Climate Change

UNCCD COP14: Experts stress the need to assess long-term drought impacts

World Bank, Water Global Practices release framework to assess benefits of proactive action vis-à-vis drought

By Kundan Pandey
Published: Wednesday 11 September 2019
Photo: iStock

The way to combat frequent droughts, like the ones India faces, lies in evaluating their impacts, a host of experts said at the ongoing 14th Conference of Parties (COP14) to the United Nations Convention to Combat Desertification (UNCCD).

Losses due to droughts need proper estimation, Satya Priya, a senior water resources management specialist at World Bank, told Down To Earth on September 11, 2019. He was among those who attended the release of the Framework for the Assessment of Benefits of Action/Cost of Inaction for Drought Preparedness report at the COP in Greater Noida.

The framework can help India develop a proactive approach, said Veena Khanduri, executive secretary, India Water Partnership. She underscored that droughts affect 42 per cent of India’s land while another 6 per cent is ‘exceptionally dry plane’; 40 per cent of the country’s population is vulnerable to droughts.

Proper estimates of loss are necessary for proactive measures. Current estimates, at best, reflect only the reliefs earmarked for those affected by droughts, Priya said.

Understanding the impact of droughts can be an entry point for planning drought-risk management. But the approach often focuses on direct and immediate impacts rather than longer-term impacts on society and natural resources, said Frederik Pischke from Global Water Partnership.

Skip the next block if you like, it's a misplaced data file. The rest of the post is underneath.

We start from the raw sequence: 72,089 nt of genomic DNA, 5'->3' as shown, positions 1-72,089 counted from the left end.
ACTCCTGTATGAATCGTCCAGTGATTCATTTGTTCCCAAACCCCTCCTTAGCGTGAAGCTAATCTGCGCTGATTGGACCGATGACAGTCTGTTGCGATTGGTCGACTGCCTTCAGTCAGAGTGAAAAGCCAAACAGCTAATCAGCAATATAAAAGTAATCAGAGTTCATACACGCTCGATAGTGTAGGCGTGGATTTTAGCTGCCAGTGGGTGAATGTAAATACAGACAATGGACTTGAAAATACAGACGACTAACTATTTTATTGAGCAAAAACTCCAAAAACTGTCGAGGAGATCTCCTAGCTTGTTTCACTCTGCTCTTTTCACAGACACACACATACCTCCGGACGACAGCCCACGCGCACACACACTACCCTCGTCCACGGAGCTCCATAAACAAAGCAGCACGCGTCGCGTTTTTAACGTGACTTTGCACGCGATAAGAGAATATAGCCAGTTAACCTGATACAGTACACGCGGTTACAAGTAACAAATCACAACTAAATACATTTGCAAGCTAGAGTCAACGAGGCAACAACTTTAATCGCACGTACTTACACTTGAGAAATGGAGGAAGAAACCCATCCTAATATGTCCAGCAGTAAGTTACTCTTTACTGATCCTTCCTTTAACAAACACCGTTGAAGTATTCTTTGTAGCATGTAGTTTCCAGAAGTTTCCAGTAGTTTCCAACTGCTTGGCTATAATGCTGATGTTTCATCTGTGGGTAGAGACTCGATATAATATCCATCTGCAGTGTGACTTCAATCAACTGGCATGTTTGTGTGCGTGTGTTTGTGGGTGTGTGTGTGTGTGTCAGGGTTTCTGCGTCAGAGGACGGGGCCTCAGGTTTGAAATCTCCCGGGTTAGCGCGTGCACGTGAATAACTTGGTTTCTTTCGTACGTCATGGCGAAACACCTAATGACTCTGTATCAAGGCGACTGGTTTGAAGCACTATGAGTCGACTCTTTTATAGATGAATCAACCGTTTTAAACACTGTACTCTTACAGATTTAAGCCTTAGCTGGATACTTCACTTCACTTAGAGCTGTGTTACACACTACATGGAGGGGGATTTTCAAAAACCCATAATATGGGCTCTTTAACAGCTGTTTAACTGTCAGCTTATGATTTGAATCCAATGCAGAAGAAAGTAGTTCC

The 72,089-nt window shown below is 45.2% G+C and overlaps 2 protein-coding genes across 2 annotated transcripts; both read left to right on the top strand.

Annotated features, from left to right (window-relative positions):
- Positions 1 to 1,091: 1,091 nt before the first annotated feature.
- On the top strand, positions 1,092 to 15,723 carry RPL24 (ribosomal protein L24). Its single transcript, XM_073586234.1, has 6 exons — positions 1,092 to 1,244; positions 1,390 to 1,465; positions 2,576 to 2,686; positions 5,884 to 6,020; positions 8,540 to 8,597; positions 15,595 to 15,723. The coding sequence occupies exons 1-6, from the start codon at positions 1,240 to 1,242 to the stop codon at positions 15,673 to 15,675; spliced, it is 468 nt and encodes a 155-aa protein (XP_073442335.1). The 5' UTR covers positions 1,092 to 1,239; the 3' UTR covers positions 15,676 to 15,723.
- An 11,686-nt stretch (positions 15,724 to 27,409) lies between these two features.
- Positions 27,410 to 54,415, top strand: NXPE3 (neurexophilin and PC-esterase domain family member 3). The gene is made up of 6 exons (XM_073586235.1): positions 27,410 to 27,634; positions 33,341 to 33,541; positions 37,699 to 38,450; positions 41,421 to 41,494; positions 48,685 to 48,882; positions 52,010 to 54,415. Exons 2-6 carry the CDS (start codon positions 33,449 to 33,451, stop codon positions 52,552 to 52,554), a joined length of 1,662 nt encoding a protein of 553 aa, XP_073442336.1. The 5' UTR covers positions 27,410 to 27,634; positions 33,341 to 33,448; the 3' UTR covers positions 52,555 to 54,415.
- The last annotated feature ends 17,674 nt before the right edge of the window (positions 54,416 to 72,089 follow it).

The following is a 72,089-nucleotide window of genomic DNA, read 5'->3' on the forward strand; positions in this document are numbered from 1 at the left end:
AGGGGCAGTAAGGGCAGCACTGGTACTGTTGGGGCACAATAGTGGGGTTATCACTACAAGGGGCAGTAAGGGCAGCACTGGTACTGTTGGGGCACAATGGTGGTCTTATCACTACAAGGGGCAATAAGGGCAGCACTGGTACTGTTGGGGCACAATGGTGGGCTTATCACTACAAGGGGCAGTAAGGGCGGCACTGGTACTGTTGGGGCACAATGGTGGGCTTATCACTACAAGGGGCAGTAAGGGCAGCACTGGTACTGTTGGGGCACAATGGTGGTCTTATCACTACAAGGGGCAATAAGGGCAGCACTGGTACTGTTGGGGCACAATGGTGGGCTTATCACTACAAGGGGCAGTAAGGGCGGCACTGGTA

“More and better economic analysis could be a decisive factor in moving countries from crisis management to risk management,” added Pischke, one of the authors of the framework.

Several experts present concurred that conditions of the political economy often gives governments weak incentives to adopt a risk-management approach. Acting on drought impacts is highly visible and with immediate effects.

Other causes include the lack of a holistic approach; integrating analysis and action across sectors and agencies and the political economy of aid. It’s easier to get aid for emergencies than resources for long-term investment in marginal areas.

Droughts generally follow a sequence: Changes in meteorology impacts agriculture first and then water, according to the report. It cited the example of Malawi to show how the affected list includes several sectors:

  • Agriculture
  • Livestock
  • Fisheries
  • Irrigation
  • Trade and industries
  • Environment
  • Transport
  • Water resources
  • Water supply and sanitation
  • Education
  • Health
  • Nutrition
  • Social protection

All such categories need to be considered to estimate the scale of impact of any drought, experts said. This should include economic, environmental and social impacts.

This necessitates the framework, which should be relevant to multiple disciplines and sectors but also flexible, Pischke said.

Priya explained the 10-point framework:

  1. Appoint a national drought management policy commission
  2. State or define the goals and objectives of risk-based national drought management policy
  3. Seek stakeholder participation, define and resolve conflicts between key water use sectors
  4. Inventory data and financial resources available and broadly identify groups at risk
  5. Prepare the key tenets of the national drought management policy and preparedness plans
  6. Identify research needs and fill institutional gaps
  7. Integrate science and policy aspects of drought management
  8. Publicise the policy and preparedness plans, build public awareness
  9. Develop education programs for all age and stakeholder groups
  10. Evaluate and revise policy and supporting plans

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